When I think of the Appalachian mountain people, I sometimes think of moonshiners and hermits. I also think about my relatives since that is the area they were from and as a kid I remember my Dad pointing to a house and saying a hermit lived there.
Actually the above story is about the Hicks family. Ray Hicks is a renowned Appalachian storyteller.
Since its recognition as a distinctive region in the late 19th century, Appalachia has been a source of enduring myths and distortions regarding the isolation, temperament, and behavior of its inhabitants
The truth is he didn’t like people much, either. What he did like were birds, trees and solitude. His preferred companion was a black buzzard with a broken wing that lived with him in his run-down house on 133 acres. The buzzard apparently didn’t mind that the century-old dwelling had no electricity or running water.
Kleb Woods Nature Preserve, located in northwest Harris County on FM 2920, is open from 7 a.m. until dusk. Visitors may wander among the restored historic farm buildings or take shady trails that lead through towering pine and oak forests and scattered wetlands. A new nature center houses an auditorium and classroom, which attracts groups interested in birding and local history.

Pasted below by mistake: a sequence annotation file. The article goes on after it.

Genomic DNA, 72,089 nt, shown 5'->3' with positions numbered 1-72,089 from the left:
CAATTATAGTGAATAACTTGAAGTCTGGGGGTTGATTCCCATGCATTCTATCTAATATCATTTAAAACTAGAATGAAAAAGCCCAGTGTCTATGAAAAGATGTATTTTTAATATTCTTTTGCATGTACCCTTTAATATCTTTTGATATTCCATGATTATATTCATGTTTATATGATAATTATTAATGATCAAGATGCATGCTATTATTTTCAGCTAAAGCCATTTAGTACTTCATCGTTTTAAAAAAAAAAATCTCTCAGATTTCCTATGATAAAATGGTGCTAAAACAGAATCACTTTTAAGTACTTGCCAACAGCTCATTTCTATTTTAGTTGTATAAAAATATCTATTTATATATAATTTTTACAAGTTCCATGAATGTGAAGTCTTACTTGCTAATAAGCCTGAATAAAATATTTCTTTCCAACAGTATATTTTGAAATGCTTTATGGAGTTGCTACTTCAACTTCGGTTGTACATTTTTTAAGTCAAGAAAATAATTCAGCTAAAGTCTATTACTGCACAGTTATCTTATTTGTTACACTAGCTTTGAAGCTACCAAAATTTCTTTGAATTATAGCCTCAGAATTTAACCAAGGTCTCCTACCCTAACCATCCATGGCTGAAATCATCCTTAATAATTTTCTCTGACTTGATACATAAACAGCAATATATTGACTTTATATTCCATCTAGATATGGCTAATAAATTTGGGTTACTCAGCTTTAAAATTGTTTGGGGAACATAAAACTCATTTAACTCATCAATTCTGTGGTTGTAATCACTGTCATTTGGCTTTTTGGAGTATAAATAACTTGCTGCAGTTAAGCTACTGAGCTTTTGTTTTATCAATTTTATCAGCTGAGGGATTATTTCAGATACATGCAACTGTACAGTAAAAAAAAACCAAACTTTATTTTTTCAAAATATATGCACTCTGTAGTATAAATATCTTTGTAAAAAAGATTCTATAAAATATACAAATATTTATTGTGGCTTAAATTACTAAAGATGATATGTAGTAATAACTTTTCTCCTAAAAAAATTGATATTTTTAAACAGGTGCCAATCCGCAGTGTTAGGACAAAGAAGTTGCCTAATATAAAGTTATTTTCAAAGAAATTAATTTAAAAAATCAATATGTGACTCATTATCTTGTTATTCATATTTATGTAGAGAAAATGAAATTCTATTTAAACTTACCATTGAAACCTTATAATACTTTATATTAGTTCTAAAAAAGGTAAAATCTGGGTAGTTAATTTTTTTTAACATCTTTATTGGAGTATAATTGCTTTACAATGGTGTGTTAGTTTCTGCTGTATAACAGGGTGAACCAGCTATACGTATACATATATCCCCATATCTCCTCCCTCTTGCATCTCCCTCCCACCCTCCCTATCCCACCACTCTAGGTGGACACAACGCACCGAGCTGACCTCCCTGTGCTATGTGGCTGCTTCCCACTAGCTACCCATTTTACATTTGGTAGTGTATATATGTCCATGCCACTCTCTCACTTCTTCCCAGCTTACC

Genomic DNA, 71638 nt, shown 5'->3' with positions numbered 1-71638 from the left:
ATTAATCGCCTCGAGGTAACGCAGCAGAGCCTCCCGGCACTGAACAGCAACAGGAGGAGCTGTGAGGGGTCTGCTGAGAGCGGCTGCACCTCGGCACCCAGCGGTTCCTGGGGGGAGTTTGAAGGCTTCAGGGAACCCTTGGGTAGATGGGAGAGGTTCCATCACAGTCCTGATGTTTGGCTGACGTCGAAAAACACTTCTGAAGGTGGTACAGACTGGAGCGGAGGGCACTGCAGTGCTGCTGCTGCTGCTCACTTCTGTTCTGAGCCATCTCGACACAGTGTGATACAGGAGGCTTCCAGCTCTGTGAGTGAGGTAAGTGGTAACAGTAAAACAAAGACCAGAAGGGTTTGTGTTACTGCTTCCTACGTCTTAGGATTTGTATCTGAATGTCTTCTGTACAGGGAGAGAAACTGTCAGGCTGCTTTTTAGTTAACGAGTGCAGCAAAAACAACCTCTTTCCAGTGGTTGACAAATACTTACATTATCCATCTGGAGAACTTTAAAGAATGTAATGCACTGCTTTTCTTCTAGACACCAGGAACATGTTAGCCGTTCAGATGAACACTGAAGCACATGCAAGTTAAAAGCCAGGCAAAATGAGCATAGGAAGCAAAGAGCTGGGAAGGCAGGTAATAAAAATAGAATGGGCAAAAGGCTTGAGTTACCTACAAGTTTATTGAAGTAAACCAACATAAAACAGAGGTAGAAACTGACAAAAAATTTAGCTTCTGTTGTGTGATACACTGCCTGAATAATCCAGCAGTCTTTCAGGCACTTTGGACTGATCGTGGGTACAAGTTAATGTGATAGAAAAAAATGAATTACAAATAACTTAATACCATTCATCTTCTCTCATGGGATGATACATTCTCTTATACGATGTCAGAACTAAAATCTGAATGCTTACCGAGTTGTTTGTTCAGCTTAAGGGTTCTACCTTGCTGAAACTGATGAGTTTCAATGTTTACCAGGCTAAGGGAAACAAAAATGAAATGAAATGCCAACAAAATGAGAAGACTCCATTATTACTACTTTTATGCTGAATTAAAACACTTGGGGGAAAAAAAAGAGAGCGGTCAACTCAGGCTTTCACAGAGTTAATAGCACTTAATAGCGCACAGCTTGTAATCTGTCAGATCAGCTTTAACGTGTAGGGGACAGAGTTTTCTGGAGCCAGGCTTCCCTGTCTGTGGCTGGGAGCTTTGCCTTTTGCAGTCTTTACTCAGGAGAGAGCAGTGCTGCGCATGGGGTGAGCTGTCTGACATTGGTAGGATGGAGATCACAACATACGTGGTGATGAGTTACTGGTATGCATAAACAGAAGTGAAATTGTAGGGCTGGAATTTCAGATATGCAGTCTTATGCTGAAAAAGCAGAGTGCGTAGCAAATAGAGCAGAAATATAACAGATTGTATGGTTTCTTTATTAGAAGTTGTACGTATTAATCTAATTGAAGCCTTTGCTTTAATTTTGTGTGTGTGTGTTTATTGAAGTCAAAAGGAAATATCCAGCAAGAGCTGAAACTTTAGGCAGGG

f you live in Texas, especially near Houston, you might want to visit this Nature Preserve. http://www.pct3.com/Parks/All-Parks/kleb-park This website has some excellent links for the birds and butterflies found on the preserve.
Invasive plants are Earth's way of insisting we notice her medicines.
Everyone learns what works by learning what doesn't work.
I thoroughly enjoyed One Man's Wilderness about Dick Proenneke on CD. As I recalled much of it is excerpts from his diaries. I see that it is also an audiobook on Amazon and it is free if you have the service.